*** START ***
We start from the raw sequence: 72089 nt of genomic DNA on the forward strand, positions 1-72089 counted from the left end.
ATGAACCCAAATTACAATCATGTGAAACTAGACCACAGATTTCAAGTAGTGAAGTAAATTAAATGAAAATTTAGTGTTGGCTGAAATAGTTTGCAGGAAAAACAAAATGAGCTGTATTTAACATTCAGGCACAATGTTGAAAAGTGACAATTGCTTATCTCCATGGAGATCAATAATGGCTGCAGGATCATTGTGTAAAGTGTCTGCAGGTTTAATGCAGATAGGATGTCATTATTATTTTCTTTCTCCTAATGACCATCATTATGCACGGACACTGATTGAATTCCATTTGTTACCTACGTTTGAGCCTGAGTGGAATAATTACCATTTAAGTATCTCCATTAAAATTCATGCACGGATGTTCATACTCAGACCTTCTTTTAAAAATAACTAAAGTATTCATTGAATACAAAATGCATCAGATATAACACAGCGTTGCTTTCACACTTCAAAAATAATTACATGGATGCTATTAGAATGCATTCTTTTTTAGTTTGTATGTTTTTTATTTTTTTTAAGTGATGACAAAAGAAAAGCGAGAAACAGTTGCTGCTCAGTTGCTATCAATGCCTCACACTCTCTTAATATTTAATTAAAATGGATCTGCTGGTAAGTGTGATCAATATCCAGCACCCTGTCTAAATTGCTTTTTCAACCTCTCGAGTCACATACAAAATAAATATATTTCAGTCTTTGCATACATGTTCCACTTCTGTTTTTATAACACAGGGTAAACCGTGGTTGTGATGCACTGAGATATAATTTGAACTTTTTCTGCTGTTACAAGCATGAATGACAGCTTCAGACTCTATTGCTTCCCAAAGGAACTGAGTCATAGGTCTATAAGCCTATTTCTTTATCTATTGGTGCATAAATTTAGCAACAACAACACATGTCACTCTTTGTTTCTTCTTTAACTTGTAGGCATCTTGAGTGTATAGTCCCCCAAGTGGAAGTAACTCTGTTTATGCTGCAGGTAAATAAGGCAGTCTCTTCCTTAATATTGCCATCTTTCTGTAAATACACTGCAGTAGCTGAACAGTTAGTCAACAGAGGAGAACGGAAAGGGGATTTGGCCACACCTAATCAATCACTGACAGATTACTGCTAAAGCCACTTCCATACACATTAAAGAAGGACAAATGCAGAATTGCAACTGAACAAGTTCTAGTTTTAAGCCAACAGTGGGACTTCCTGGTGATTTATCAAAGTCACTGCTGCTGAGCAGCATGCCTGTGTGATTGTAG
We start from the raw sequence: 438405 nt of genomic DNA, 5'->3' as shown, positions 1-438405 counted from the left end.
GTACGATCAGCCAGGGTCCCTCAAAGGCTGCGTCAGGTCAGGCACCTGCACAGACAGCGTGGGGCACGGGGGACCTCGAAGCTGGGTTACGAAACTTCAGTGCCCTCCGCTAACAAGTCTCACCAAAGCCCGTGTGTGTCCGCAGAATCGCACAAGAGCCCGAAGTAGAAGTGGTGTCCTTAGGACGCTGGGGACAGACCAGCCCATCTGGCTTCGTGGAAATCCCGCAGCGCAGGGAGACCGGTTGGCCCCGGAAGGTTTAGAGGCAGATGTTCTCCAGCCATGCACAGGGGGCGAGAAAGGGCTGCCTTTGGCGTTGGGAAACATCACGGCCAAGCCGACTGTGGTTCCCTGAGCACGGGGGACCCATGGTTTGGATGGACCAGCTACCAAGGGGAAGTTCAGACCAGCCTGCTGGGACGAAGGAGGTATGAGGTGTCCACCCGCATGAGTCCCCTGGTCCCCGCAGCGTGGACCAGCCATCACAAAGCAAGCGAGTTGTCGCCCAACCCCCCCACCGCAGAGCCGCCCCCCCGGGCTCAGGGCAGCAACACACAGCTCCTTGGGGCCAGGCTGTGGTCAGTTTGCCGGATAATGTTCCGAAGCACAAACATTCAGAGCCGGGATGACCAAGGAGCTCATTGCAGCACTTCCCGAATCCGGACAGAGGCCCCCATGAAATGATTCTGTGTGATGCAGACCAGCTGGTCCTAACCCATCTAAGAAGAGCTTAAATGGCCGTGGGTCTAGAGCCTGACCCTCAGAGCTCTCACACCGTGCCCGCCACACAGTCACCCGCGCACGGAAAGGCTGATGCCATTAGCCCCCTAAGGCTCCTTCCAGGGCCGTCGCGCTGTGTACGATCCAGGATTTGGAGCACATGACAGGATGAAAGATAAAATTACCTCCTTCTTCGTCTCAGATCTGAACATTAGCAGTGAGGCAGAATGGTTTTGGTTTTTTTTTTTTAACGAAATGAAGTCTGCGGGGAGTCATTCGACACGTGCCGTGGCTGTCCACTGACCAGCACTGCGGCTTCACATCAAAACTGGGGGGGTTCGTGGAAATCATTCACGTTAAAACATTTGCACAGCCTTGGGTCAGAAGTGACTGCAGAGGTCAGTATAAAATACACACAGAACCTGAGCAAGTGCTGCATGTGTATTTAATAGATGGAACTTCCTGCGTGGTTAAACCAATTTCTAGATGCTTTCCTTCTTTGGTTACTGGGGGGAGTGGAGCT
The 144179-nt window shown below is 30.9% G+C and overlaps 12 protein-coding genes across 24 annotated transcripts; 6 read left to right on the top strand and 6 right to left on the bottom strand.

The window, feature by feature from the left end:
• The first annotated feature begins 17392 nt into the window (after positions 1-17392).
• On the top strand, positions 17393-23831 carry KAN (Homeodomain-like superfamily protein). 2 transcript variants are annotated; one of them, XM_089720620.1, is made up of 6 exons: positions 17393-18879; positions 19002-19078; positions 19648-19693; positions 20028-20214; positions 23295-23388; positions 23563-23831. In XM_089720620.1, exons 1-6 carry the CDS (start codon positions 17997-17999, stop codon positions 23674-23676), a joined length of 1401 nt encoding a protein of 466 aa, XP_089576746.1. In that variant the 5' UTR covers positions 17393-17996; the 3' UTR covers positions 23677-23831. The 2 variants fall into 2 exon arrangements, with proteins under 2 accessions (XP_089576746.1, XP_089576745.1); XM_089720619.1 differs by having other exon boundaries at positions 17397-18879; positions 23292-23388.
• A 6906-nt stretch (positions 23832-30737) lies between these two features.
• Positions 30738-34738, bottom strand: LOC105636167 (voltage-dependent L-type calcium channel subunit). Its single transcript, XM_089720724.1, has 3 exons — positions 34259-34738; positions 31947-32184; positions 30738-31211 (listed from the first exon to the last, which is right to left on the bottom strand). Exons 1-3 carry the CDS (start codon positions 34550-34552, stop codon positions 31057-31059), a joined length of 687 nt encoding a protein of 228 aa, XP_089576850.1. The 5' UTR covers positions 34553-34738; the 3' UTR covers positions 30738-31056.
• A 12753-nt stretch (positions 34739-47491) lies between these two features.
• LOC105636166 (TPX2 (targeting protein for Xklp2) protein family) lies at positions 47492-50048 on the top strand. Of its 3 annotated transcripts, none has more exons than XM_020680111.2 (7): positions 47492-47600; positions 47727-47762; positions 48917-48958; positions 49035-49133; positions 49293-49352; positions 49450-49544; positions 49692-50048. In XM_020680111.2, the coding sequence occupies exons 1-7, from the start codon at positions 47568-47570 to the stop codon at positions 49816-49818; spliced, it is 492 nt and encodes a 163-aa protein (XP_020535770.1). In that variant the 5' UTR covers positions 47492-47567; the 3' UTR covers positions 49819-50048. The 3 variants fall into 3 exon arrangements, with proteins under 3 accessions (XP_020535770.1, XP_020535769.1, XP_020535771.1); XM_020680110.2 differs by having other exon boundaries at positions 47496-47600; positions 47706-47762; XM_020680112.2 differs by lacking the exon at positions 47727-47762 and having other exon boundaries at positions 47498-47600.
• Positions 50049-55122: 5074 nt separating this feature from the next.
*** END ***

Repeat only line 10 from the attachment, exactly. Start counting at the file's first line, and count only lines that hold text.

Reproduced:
• Positions 30738-34738, bottom strand: LOC105636167 (voltage-dependent L-type calcium channel subunit). Its single transcript, XM_089720724.1, has 3 exons — positions 34259-34738; positions 31947-32184; positions 30738-31211 (listed from the first exon to the last, which is right to left on the bottom strand). Exons 1-3 carry the CDS (start codon positions 34550-34552, stop codon positions 31057-31059), a joined length of 687 nt encoding a protein of 228 aa, XP_089576850.1. The 5' UTR covers positions 34553-34738; the 3' UTR covers positions 30738-31056.